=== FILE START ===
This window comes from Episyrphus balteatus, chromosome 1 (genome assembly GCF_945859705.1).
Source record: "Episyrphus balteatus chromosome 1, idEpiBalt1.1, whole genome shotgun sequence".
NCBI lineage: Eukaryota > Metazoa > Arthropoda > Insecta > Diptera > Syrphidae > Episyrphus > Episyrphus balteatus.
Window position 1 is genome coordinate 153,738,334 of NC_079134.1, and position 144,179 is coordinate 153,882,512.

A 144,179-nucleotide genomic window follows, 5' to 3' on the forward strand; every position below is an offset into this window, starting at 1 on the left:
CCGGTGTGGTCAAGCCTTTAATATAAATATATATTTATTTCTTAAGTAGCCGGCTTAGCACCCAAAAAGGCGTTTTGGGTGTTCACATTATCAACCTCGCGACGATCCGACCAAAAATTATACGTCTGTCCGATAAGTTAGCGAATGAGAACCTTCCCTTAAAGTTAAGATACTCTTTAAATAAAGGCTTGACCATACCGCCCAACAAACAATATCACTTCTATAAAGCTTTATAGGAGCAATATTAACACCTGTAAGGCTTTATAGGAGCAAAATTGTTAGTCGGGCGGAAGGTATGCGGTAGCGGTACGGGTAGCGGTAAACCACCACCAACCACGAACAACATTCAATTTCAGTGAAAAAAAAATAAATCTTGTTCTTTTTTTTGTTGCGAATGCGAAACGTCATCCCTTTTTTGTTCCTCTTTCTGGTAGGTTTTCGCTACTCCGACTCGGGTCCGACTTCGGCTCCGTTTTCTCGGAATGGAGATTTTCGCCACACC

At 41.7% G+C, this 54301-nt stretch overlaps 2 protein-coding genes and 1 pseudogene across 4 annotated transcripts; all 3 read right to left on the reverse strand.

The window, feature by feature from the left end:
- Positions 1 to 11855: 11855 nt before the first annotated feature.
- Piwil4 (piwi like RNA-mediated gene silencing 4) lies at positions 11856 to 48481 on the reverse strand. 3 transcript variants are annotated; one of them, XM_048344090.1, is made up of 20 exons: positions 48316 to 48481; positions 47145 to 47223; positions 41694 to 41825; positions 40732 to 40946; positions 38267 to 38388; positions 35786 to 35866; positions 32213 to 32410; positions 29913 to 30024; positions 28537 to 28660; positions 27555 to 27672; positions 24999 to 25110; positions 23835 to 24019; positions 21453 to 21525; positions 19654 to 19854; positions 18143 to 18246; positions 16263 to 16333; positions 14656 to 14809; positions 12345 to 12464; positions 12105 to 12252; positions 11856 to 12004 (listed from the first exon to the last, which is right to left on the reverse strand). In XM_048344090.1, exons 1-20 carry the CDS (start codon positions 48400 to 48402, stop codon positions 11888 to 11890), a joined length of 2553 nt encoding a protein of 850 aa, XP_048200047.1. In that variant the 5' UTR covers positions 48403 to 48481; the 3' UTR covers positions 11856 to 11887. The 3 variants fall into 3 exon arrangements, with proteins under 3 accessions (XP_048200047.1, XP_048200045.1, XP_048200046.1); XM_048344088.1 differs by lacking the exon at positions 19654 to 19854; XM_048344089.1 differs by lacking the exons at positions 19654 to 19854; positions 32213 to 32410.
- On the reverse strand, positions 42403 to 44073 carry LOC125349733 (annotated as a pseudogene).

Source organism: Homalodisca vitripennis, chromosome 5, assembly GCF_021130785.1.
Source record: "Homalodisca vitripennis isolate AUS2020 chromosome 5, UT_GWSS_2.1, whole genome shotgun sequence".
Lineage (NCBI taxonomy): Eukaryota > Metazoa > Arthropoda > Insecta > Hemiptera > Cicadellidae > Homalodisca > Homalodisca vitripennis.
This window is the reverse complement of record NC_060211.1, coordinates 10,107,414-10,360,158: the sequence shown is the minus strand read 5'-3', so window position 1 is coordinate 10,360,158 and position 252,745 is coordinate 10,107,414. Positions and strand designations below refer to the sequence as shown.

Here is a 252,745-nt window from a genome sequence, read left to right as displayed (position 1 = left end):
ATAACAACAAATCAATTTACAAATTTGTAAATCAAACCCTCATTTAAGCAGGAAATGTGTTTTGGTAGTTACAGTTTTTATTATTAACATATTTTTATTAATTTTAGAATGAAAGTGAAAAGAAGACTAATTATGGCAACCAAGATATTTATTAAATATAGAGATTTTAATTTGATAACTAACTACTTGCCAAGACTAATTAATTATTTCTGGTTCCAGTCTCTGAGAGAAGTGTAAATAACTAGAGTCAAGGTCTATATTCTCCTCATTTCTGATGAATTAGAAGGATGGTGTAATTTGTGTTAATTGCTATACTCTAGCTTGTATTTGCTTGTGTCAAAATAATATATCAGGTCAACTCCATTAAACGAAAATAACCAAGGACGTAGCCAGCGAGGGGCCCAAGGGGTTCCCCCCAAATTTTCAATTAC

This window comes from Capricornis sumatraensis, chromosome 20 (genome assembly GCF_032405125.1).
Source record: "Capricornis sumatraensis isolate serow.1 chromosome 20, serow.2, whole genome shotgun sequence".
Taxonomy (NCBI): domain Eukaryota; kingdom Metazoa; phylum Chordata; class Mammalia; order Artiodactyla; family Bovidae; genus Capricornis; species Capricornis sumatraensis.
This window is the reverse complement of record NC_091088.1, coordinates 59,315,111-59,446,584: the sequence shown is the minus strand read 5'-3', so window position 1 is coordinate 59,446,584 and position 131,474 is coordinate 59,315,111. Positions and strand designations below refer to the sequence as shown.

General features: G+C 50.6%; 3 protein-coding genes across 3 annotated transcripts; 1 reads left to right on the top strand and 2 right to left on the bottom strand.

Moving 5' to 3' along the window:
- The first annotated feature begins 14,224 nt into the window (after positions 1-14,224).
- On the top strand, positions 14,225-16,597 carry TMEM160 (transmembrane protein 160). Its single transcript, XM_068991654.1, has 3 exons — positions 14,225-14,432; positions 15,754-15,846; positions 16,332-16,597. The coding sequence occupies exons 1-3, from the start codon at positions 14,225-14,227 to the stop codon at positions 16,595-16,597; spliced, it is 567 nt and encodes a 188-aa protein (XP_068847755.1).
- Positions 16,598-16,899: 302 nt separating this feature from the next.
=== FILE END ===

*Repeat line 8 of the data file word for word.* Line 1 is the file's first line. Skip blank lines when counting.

The window, feature by feature from the left end: